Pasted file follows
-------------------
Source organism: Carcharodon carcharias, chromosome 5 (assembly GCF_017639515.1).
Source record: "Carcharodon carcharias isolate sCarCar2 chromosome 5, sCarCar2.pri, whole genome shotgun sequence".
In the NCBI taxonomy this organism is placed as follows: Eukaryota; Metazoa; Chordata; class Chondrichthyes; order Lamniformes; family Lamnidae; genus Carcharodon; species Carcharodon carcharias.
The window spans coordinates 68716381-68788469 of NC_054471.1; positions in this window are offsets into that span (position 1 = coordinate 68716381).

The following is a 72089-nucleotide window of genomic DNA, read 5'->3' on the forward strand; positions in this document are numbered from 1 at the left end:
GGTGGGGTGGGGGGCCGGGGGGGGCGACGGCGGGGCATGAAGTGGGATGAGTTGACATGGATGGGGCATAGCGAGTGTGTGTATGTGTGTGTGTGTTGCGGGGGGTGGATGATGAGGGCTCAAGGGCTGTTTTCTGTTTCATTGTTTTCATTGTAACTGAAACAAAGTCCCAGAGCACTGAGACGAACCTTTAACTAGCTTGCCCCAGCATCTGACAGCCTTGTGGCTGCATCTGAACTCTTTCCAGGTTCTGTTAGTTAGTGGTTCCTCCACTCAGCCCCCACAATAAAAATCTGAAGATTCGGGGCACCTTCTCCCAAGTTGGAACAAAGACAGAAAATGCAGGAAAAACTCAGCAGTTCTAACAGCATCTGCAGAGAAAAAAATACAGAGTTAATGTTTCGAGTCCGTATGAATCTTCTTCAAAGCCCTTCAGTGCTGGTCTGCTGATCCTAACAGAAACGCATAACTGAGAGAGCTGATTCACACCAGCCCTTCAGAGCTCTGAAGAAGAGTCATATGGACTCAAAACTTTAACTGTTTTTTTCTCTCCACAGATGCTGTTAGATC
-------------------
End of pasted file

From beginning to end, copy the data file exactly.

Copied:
Source organism: Carcharodon carcharias, chromosome 5 (assembly GCF_017639515.1).
Source record: "Carcharodon carcharias isolate sCarCar2 chromosome 5, sCarCar2.pri, whole genome shotgun sequence".
In the NCBI taxonomy this organism is placed as follows: Eukaryota; Metazoa; Chordata; class Chondrichthyes; order Lamniformes; family Lamnidae; genus Carcharodon; species Carcharodon carcharias.
The window spans coordinates 68716381-68788469 of NC_054471.1; positions in this window are offsets into that span (position 1 = coordinate 68716381).

The following is a 72089-nucleotide window of genomic DNA, read 5'->3' on the forward strand; positions in this document are numbered from 1 at the left end:
GGTGGGGTGGGGGGCCGGGGGGGGCGACGGCGGGGCATGAAGTGGGATGAGTTGACATGGATGGGGCATAGCGAGTGTGTGTATGTGTGTGTGTGTTGCGGGGGGTGGATGATGAGGGCTCAAGGGCTGTTTTCTGTTTCATTGTTTTCATTGTAACTGAAACAAAGTCCCAGAGCACTGAGACGAACCTTTAACTAGCTTGCCCCAGCATCTGACAGCCTTGTGGCTGCATCTGAACTCTTTCCAGGTTCTGTTAGTTAGTGGTTCCTCCACTCAGCCCCCACAATAAAAATCTGAAGATTCGGGGCACCTTCTCCCAAGTTGGAACAAAGACAGAAAATGCAGGAAAAACTCAGCAGTTCTAACAGCATCTGCAGAGAAAAAAATACAGAGTTAATGTTTCGAGTCCGTATGAATCTTCTTCAAAGCCCTTCAGTGCTGGTCTGCTGATCCTAACAGAAACGCATAACTGAGAGAGCTGATTCACACCAGCCCTTCAGAGCTCTGAAGAAGAGTCATATGGACTCAAAACTTTAACTGTTTTTTTCTCTCCACAGATGCTGTTAGATC